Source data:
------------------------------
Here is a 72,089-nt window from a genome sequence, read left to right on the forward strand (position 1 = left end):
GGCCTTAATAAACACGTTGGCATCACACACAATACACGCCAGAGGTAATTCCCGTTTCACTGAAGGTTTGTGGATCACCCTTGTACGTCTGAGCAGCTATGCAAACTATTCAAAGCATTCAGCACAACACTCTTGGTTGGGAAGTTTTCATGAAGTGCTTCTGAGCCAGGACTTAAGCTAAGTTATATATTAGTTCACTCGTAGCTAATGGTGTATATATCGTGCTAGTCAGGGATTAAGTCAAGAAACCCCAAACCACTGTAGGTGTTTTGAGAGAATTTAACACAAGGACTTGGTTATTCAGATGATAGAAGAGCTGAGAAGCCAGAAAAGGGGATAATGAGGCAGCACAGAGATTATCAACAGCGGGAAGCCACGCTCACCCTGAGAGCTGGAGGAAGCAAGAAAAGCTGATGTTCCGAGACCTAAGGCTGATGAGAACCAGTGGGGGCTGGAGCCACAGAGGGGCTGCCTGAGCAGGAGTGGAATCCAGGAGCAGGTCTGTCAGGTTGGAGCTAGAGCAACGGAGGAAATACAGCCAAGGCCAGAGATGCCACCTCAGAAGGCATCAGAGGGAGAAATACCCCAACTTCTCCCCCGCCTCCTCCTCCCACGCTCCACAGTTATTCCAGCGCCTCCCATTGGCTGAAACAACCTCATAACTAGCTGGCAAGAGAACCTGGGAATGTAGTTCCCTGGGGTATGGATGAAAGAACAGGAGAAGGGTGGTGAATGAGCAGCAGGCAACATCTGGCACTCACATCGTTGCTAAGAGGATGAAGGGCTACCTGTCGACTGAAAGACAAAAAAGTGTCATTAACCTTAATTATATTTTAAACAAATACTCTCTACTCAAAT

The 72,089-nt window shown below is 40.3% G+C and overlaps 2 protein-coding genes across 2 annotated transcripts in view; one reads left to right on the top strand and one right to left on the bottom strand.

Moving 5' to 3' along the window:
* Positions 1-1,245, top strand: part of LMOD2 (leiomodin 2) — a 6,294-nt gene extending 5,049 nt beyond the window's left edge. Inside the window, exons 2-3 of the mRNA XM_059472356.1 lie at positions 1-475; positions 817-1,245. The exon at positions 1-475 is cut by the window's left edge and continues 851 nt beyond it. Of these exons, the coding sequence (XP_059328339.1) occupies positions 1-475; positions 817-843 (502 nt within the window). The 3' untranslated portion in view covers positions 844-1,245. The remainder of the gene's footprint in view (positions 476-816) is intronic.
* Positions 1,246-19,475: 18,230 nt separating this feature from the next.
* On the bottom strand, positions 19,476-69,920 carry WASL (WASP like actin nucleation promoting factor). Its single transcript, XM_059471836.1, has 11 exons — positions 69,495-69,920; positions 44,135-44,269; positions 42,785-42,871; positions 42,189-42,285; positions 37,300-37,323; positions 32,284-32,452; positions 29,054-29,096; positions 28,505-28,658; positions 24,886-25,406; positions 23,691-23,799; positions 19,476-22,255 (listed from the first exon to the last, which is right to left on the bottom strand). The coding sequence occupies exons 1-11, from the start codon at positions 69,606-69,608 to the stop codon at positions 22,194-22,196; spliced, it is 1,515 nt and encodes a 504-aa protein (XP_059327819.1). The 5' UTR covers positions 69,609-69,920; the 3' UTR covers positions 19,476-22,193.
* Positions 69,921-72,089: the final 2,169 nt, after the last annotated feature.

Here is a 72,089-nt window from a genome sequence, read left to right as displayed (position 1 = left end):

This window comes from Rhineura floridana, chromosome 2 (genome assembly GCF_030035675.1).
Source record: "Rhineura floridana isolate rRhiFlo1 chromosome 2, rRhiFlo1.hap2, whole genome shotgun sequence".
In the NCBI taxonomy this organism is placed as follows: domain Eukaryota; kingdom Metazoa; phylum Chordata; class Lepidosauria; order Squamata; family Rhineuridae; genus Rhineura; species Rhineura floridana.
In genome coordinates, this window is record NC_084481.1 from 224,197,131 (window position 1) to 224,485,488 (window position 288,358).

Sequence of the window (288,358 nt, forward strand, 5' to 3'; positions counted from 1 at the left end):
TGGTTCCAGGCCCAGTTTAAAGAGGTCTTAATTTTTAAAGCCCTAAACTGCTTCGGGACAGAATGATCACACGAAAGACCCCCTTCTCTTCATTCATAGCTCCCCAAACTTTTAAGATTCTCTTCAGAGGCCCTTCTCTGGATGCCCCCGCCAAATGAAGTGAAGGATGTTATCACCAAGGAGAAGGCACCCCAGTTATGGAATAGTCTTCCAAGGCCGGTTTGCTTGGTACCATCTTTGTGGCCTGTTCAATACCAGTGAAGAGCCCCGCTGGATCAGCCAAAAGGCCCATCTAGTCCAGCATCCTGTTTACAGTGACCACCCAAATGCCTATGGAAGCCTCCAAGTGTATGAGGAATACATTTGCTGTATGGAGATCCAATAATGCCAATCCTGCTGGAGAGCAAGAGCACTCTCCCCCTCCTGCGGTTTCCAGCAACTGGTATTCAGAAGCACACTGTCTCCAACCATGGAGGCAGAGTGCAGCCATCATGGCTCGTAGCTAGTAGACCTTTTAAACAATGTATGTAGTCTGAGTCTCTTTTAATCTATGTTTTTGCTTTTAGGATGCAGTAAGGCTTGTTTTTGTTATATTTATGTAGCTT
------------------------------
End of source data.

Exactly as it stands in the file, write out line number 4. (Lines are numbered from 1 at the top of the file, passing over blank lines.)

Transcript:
Moving 5' to 3' along the window: